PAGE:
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Eval/package question

by Ratazong (Monsignor)
on Jan 21, 2020 at 10:13 UTC ( #11111668=perlquestion: print w/replies, xml ) Need Help??

Ratazong has asked for the wisdom of the Perl Monks concerning the following question:

Dear Monks,

I'm struggeling with packages and eval ... here is my short example:

package items; use strict; use warnings; use Data::Dumper; use Exporter; my %items; 1; sub initItems { $items{1}{Name} = "Rusty Sword"; # fine $items{2}{Value} = 2; # fine eval ("$items{3}{Value} = 2;"); # ERROR: Use of uniniti +alized value in concatenation (.) or string at items.pm line 16. (th +is line) print( Data::Dumper->Dumpxs( [ \ %items ], [ qw{ *items } ] )); }
When running it (calling items::initItems(); in my main program), I get the error mentioned above, and the output is:
%items = ( '1' => { 'Name' => 'Rusty Sword' }, '3' => {}, '2' => { 'Value' => 2 } );
What is wrong? Why does the eval somehow access my hash, but does not add the value? Is it something obvious and I'm just blind today?

Thanks for help! Rata

Replies are listed 'Best First'.
Re: Eval/package question
by GrandFather (Sage) on Jan 21, 2020 at 10:33 UTC

    We can simplify the test case to:

    use strict; use warnings; my %items; eval ("$items{3}{Value} = 2;");

    The issue is that $items{3}{Value} is evaluated as the string is being constructed. A simple fix it to use single quotes so interpolation doesn't happen. A better fix is not to use string eval!

    Optimising for fewest key strokes only makes sense transmitting to Pluto or beyond
Re: Eval/package question
by Eily (Monsignor) on Jan 21, 2020 at 10:59 UTC

    You already got the answer from GrandFather, but here's another way to see what's happening:

    print("$items{3}{Value} = 2;"); eval("$items{3}{Value} = 2;");
    That way you'll see exactly what eval receives as an argument.

    Why are you using eval in the first place? String eval means the code isn't compiled until the very last moment, so if you introduce some mistake like a syntax error, you wouldn't get notified until you execute the bit of code that contains the eval (which might not be everytime). If you're trying to catch errors, using a block eval (eval { $value =  2; }) lets perl compile the code rightaway, but only execute the section separately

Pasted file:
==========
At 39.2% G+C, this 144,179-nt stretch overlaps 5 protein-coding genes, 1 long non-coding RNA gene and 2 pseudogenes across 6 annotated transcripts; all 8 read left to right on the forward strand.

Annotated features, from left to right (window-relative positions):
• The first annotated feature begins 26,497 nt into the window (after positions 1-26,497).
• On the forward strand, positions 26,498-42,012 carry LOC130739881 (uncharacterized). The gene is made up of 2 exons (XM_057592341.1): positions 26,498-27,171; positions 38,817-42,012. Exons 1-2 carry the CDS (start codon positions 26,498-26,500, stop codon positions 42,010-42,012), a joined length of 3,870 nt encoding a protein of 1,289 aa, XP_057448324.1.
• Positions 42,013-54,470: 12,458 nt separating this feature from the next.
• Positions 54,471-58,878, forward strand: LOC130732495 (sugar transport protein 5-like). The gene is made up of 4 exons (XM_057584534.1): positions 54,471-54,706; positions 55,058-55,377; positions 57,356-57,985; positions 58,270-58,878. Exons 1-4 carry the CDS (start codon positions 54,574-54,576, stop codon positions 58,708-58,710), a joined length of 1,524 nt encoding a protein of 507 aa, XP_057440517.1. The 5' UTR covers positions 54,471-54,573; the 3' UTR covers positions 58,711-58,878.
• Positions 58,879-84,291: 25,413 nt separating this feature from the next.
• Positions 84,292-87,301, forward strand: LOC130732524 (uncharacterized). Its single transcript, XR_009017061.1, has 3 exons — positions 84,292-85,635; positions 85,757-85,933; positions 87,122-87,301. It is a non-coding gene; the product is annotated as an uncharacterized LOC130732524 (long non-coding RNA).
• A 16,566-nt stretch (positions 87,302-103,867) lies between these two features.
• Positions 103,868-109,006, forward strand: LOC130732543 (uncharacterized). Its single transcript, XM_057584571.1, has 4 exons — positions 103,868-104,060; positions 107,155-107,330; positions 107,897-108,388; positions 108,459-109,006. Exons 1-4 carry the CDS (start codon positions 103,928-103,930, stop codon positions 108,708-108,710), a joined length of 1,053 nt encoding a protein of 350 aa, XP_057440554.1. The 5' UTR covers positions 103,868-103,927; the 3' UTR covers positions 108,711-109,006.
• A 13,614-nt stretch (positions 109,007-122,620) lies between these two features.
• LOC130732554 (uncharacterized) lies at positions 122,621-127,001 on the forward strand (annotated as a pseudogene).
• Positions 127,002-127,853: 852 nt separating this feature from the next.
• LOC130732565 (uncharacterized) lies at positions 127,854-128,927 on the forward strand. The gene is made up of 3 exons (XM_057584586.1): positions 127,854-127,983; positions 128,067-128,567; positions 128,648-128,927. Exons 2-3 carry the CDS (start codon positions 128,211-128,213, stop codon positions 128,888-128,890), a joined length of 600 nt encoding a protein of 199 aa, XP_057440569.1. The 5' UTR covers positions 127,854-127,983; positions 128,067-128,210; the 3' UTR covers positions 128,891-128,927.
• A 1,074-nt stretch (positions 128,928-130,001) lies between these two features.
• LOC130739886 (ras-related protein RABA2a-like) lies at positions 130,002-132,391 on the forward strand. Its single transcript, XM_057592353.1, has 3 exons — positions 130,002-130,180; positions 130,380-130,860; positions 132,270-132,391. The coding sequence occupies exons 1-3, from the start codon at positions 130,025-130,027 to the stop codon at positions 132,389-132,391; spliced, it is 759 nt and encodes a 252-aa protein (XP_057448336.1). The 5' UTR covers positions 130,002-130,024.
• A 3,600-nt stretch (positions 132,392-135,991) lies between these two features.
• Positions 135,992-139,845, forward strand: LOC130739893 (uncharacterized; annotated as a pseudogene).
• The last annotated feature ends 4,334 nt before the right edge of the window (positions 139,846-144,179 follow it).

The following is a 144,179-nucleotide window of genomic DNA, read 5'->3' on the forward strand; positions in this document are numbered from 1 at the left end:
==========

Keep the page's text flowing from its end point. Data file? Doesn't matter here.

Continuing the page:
Edit: corrected my code tags thanks to choroba's sharp vision :P

      Thanks a lot, GrandFather and Eily!

      I have a generic configuration in an Excel-file, and move it to several hashes by creating the commands as strings and eval-ing them. It works in my stand-alone-script, but doesn't any longer when moving the code into the package (the package variable (%items above) is not available). So my example above did not reproduce my issue - and I'll have to search further.

      Nevertheless, I learned something today :-)

      Have a great day, Rata

        I have a generic configuration in an Excel-file, and move it to several hashes by creating the commands as strings and eval-ing them.

        As others have mentioned, stringy eval is often not a good idea. Especially when working with hashes, what's wrong with the following?

        our %items; my $item = '3'; my $key = 'Value'; my $value = 2; $items{$item}{$key} = $value;
        (the package variable (%items above) is not available).

        It is not, because %items is declared as a my variable and thus available only in the the package itself, not in the main package.

        If you have to access it from main, you either have to fully qualify it as %items::items, or provide methods to access it (exporting it, providing accessors or a method which returns a reference to it, etc), but it's hard to say what's best without knowing the whole scenario.

        perl -le'print map{pack c,($-++?1:13)+ord}split//,ESEL'
        I have a generic configuration in an Excel-file

        Have you considered exporting that as CSV and using Text::CSV to load the data?

        (Hint: Data::Dumper will tell you what you have at intermediate stages if you are unsure.)

Re: Eval/package question
by shmem (Chancellor) on Jan 21, 2020 at 14:26 UTC
    What is wrong? Why does the eval somehow access my hash, but does not add the value? Is it something obvious and I'm just blind today?

    It does access the hash and puts this slots value on the LHS, not the hash slot accessing expression. So yes, you're being blind :-)
    Try

    eval ("\$items{3}{Value} = 2;"); # also: eval ('$items{3}{Value} = 2;');

    Had you checked $@ after the eval, you would have seen that it contains

    syntax error at (eval 2) line 1, near "="

    since the LHS of the assignment is empty.

    perl -le'print map{pack c,($-++?1:13)+ord}split//,ESEL'
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